Motorcycle accidents differ from car accidents in significant ways. Motorcycle accidents cause more injuries and deaths than car accidents. Unfortunately, the injuries that they cause also tend to be more serious.
In this short guide, we’ll take a look at the statistics for motorcycle accidents vs. car accidents.
What Are the Differences Between Motorcycle Accidents and Car Accidents?
Many of the differences between motorcycle accidents and car accidents come from the differences between motorcycles and cars. These differences affect the likelihood of a motorcycle accident, the circumstances that can cause a motorcycle accident, and the injuries that result.
Risks of Accidents
Motorcyclists have a greater likelihood of getting into an accident than motorists. The U.S. has about 8.6 million registered motorcycles. These motorcycles travel about 19.7 billion miles each year. Motorcyclists get into about 110,000 accidents every year.
For comparison, the U.S. has 268 million registered passenger vehicles. Vehicle owners drive about 3.2 trillion miles per year. These vehicles get into about 6 million accidents every year.
This means that motorcycles get into about 5.6 accidents per million miles traveled. By contrast, passenger vehicles have about 1.88 accidents per million miles traveled. This makes motorcycles three times more likely to get into an accident than cars.
Causes of Accidents
More than half of all motorcycle accidents result from a vehicle driver hitting a motorcyclist. In other words, the fault for slightly more than half of the collisions between cars and motorcycles rests with the driver, not the motorcycle rider.
- 42% of these accidents result from vehicles turning left into a motorcycle or a motorcycle’s path
- 41% of the accidents result from drivers failing to see motorcycles in their blind spots during lane changes
- 43% of accidents involved motorcyclists impaired by alcohol or drugs
- Speeding played a role in 33% of motorcycle accidents
In comparison, car accidents have much more diverse causes. Distracted driving is the most common cause of car accidents, causing about 16%. About 10% of car accidents involved drugs or alcohol. Finally, speeding played a role in only 2% of car accidents.
Motorcyclists lack the protection that motorists have. Even when they wear helmets, motorcyclists have nothing – like a crash bar – to help protect their sides. They also lack a roof to prevent ejection from their motorcycles and onto the road.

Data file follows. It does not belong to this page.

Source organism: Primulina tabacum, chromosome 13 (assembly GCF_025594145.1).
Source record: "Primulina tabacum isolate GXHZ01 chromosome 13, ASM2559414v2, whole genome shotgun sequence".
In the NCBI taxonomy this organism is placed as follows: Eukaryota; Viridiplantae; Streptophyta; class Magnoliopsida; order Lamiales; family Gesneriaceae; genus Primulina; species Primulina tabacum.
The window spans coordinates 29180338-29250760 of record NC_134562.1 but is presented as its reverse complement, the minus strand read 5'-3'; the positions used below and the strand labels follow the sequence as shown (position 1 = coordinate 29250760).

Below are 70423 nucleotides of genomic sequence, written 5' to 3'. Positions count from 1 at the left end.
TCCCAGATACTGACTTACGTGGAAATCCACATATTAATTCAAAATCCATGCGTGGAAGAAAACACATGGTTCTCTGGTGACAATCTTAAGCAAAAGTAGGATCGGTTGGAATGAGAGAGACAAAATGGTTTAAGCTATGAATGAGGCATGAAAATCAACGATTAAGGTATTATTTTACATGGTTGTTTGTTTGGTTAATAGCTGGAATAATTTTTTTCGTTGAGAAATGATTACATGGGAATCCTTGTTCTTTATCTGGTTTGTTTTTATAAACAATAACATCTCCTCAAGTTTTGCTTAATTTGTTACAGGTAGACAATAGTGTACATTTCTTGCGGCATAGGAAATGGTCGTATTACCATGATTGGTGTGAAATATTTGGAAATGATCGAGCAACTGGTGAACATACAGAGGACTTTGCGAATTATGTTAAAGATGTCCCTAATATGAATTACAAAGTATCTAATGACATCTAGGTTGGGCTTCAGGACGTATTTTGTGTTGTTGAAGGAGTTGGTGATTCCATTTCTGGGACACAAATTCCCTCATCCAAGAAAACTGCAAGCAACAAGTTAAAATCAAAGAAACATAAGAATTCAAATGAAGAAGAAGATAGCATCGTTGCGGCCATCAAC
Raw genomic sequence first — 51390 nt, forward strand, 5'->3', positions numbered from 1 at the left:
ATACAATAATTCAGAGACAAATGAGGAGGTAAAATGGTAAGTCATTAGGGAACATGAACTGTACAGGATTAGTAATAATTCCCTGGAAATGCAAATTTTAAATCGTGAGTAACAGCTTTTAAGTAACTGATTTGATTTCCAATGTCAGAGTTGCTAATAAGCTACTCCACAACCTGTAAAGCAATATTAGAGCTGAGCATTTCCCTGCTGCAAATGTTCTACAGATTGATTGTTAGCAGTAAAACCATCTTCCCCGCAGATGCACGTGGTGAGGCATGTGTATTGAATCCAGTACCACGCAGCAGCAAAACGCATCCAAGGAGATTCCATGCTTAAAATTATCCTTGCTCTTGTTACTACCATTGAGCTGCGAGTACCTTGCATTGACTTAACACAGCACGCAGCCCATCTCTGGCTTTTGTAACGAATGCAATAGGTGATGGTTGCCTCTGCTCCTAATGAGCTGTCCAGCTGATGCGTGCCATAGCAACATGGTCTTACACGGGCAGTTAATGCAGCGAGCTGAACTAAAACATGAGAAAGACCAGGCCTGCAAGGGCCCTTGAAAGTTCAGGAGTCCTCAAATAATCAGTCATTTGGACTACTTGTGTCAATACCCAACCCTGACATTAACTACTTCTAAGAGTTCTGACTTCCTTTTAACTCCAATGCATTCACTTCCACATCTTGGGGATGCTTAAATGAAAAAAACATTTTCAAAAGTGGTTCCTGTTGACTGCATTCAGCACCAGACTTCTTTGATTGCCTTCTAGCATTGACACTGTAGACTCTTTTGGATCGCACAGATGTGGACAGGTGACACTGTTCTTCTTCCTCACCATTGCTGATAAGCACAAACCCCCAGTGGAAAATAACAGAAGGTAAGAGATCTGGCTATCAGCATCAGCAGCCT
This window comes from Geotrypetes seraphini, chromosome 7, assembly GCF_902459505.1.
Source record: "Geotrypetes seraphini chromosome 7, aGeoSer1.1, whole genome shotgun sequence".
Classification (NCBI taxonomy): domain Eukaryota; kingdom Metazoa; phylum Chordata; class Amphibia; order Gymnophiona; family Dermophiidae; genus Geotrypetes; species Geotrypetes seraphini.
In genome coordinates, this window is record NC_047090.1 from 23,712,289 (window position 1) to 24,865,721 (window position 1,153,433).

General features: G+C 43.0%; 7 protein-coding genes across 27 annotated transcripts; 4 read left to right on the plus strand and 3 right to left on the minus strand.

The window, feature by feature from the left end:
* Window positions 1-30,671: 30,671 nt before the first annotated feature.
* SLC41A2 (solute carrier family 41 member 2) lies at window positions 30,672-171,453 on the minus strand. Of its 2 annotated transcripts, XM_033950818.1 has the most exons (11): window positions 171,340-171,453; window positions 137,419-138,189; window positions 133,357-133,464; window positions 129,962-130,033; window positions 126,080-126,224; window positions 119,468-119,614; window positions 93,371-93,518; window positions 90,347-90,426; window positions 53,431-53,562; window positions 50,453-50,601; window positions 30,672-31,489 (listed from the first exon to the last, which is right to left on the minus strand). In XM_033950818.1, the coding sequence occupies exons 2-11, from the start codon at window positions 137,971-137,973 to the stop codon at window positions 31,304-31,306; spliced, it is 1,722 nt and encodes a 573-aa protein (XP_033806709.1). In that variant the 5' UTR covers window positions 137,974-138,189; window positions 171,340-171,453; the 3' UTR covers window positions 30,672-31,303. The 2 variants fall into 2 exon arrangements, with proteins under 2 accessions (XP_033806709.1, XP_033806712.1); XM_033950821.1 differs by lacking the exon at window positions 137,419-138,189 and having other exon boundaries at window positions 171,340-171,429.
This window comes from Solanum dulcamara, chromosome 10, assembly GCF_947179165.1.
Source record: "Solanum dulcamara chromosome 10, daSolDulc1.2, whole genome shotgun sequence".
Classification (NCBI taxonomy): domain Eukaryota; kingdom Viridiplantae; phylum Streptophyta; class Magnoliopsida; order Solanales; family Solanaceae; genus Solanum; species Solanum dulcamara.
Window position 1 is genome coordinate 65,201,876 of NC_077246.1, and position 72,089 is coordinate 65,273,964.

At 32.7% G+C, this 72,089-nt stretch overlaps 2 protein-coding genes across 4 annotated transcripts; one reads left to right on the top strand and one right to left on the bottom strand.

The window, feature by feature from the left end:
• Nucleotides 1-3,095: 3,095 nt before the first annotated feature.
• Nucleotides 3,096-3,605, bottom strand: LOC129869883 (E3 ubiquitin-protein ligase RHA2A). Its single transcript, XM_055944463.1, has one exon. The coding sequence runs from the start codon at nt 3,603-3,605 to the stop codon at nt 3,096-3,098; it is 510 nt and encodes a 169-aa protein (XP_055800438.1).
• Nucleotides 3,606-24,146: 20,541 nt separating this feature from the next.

Motorcycles usually weigh around 700 pounds, although heavier road bikes can weigh up to 900 pounds. In contrast, passenger cars usually weigh about 2,000 pounds, while SUVs can weigh up to 6,000 pounds.
In an accident, weight matters. The momentum and energy transferred in an accident depend on the speed and weight of the vehicles involved.
When a vehicle hits a motorcycle, the vehicle will have two to six times more energy and momentum when compared to a motorcycle traveling at the same speed. As a result, the motorcycle and motorcyclist will experience the bulk of the damage.
If you have a motorcycle accident, you will probably suffer an injury. Of the 110,000 motorcycle accidents that take place in an average year, 89,000 cause injuries. This means 81% of motorcycle accidents result in an injury. Of the 6 million car accidents that occur every year, about 50% cause injuries.
According to the insurance industry, this means that motorcyclists are 29 times more likely to die in a crash than vehicle drivers. When motorcyclists get injured, they suffer more severe injuries. In fact, about 6.6% of motorcycle accident victims suffer head injuries.
Injury Compensation After a Motorcycle Accident
One similarity between motorcycle accidents and car accidents is the availability of injury compensation. You can seek compensation for your economic and non-economic losses if you suffer an injury due to someone else’s negligence. This compensation should cover your medical bills, lost income, and pain and suffering.